2015 Legislative Developments: Discrimination & Retaliation Laws

An Employer’s Guide to New Laws Impacting the Workplace in 2016 and Beyond

November 4, 2015 | Bulletin No. 1273983.1

The California Legislature has enacted a number of new laws that will impact employers and employees in 2016. In eight installments, Kronick will provide you with helpful summaries by category. The third installment covers Discrimination and Retaliation Laws. 


III. Discrimination & Retaliation Laws

A. AB 622 (Hernández): Prohibited Use of E-Verify System

This bill adds section 2814 to the Labor Code.

Except as required by federal law or as a condition for receiving federal funds, employers are prohibited from using the federal government’s E-Verify system to check the employment authorization status of an existing employee or an applicant who has not been offered employment. It also prohibits an employer from using the E-Verify system at a time or in a manner not required by federal law or authorized under a federal-state memorandum of understanding.

The new statute does not prohibit an employer from using the E-Verify system for an applicant once that applicant has been offered employment.

If upon proper use of the E-Verify system, the employer receives a tentative nonconfirmation issued by the Social Security Administration, the employer must comply with the required employee notification procedures under the federal-state memorandum of understanding.

The bill imposes civil penalties of up to $10,000 and states it is designed to prevent discrimination in employment rather than sanctioning potential hires of unauthorized persons.

B. AB 987 (Levine): Anti-retaliation for Seeking Religion or Disability Accommodations

In Rope v. Auto-Chlor System of Washington, Inc. (2013) 220 Cal.App.4th 635, the Second District Court of Appeal held a mere request—or even repeated requests—for an accommodation, without more, did not constitute a protected activity sufficient to support a claim for retaliation in violation of Fair Employment and Housing Act.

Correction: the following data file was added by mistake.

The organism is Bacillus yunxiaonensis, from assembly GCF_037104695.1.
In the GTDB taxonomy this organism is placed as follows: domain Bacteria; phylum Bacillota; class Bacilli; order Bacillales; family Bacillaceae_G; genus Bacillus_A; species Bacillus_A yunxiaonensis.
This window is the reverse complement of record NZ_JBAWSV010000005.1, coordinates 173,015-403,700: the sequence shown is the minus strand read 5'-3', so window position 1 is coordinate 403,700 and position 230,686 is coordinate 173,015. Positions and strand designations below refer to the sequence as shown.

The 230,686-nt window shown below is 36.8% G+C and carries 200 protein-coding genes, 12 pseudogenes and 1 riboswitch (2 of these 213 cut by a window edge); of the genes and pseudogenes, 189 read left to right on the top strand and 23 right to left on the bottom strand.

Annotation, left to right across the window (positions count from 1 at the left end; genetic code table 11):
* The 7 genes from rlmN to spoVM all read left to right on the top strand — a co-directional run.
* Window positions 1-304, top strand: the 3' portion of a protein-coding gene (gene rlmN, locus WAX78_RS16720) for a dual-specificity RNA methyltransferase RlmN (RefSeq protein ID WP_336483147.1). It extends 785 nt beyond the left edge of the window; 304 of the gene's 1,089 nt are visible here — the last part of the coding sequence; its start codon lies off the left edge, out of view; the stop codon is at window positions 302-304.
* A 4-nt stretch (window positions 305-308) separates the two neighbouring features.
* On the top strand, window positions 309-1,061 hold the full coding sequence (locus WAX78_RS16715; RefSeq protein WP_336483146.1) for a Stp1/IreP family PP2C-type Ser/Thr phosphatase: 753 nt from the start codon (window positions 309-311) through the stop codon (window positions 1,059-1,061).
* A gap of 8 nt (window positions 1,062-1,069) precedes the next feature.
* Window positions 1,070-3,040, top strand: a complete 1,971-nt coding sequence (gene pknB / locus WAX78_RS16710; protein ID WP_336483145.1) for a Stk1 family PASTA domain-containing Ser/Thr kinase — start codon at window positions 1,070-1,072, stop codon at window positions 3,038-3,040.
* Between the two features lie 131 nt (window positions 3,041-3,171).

This bill legislatively overrules this holding by amending Government Code section 12940 to provide that a request for religious or disability accommodation constitutes protected activity and an employee may not be retaliated against for requesting such an accommodation.

C. AB 1509 (Hernández): Employer Retaliation Liability

This bill amends Labor Code sections 98.6, 1102.5, 2810.3, and 6310 of the Labor Code.

The bill extends the anti-retaliation provisions of the Unfair Immigration Practices Act to an employee who is a family member of a person who has, or is perceived to have, engaged in protected activity under that law.

The bill also provides that the liability imposed on employers for certain unlawful activities by labor contractors does not extend to employers authorized to operate as a household goods carrier under the Household Goods Carriers Act.

D. SB 600 (Pan). Expansion of Unruh Civil Rights Act

This bill amends Civil Code section 51.

This bill expands the protections of the Unruh Civil Rights Act, which mandates full and equal accommodations, advantages, facilities, privileges, or services in all business establishments of every kind whatsoever regardless of race or national origin, among other protected classifications, to individuals regardless of their primary language or immigration status.

The bill clarifies that its requirements do not mandate the provision of services in a language other than English unless otherwise required by law.

The bill states the amendments to the Unruh Civil Rights Act are declarative of existing law meaning those changes have retroactive application.